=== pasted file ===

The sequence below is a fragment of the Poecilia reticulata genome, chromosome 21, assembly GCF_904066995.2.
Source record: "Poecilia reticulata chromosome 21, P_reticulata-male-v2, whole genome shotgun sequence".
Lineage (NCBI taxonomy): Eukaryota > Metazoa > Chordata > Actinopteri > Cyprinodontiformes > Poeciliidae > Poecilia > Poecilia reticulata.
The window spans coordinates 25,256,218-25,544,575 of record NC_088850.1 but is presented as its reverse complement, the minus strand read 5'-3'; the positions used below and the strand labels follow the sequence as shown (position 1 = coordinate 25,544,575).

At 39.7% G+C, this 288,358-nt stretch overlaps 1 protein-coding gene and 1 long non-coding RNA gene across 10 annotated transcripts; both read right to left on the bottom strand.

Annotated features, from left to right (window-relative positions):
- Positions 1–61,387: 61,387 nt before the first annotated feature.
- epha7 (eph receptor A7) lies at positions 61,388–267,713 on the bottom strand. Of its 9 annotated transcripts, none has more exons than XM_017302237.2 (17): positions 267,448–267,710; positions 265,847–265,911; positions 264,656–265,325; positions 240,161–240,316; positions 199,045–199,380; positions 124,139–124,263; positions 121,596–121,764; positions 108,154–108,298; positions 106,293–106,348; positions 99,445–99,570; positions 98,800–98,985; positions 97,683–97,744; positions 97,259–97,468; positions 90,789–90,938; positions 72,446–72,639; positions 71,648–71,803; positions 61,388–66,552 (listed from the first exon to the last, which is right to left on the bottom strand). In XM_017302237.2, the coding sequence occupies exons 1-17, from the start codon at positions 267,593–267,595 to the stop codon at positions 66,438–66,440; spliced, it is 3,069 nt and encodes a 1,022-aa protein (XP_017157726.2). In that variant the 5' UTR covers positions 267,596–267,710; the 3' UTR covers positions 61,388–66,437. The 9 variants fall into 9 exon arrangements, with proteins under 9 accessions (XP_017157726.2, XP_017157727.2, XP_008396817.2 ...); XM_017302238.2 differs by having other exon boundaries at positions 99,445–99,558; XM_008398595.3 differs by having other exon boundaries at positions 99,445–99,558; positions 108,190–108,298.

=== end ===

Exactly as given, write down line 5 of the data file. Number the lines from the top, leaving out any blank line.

At 39.7% G+C, this 288,358-nt stretch overlaps 1 protein-coding gene and 1 long non-coding RNA gene across 10 annotated transcripts; both read right to left on the bottom strand.